If you follow this trail and traverse across the vast spaces from population issues, to habitat issues, to women’s education, to absenteeism in schools, to salt in schoolchildren’s diets, you realise we have gone down the proverbial wormhole. What we believe to be solutions to the world’s problems may be lightyears away from more effective ways of combatting climate change.

A lot of answers can be found in the nuanced wormhole of a problem.

Where to from the nuanced wormhole?

The problem with nuance is it can be boring, and it’s never simple. It feels much better to know what and who to blame for the woes of the last two decades, than to sift through the mire of complex factors that has brought us to this place.

With the 2020 unfolding drama of the Covid-19 pandemic and the world’s eyeballs glued to the US Presidential elections, it seems, now more than ever, that there is a screaming match between oversimplified and polarised perspectives. The left versus the right, the Corona cautionaries versus the denialists. We’re slinging names at each other like “radical socialists”, “sheeple” and “snowflakes”. It’s US versus THEM. More than ever, we are anxious, we are divided… we are desperately seeking a simple explanation.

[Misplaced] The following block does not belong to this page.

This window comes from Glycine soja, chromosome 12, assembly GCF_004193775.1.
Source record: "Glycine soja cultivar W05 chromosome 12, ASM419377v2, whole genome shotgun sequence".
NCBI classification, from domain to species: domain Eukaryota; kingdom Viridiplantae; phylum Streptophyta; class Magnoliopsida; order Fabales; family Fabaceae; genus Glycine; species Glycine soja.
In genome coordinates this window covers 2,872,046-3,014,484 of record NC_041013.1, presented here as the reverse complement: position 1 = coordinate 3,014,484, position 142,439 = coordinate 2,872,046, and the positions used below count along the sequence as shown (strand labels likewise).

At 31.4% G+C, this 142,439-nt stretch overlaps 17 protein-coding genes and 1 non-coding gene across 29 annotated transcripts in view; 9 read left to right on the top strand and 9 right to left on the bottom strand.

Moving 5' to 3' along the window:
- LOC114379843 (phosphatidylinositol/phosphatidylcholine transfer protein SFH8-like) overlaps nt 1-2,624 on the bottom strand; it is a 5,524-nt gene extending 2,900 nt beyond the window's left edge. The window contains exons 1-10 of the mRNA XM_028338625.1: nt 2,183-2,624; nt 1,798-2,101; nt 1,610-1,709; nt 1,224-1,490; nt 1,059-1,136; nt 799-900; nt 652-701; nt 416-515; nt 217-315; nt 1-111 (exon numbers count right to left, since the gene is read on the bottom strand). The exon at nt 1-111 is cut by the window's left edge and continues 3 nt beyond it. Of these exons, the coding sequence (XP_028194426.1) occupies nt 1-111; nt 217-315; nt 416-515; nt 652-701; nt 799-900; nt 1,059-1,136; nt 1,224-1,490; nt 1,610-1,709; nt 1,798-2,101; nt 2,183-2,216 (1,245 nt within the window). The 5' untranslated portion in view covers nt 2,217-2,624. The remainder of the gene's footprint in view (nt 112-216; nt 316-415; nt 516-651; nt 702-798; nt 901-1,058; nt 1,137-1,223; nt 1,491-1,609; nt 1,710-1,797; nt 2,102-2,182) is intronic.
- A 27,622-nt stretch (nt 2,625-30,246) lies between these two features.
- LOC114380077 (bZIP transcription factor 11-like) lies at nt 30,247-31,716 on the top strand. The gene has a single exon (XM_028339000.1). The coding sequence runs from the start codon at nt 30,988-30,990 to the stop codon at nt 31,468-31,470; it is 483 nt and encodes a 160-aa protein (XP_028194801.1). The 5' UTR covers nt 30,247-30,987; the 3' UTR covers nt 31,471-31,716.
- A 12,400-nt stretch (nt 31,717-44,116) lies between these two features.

At the Foundation we often feel overwhelmed by the crises facing our natural world. We love lions and want them to exist. We wish we had a simple answer and that we could blame one single enemy, and this is tempting. But we firmly believe the nuance

a wormhole is a journey that must be undertaken to make strides in preserving natural habitats and wildlife. We can’t love wildlife but ignore human issues. We can’t pin the blame solely on the hunter or poacher. We can’t rescue and home all the lions in captivity. We know we don’t have the answers, but we do know we need to view this world as the sum of all its complex parts.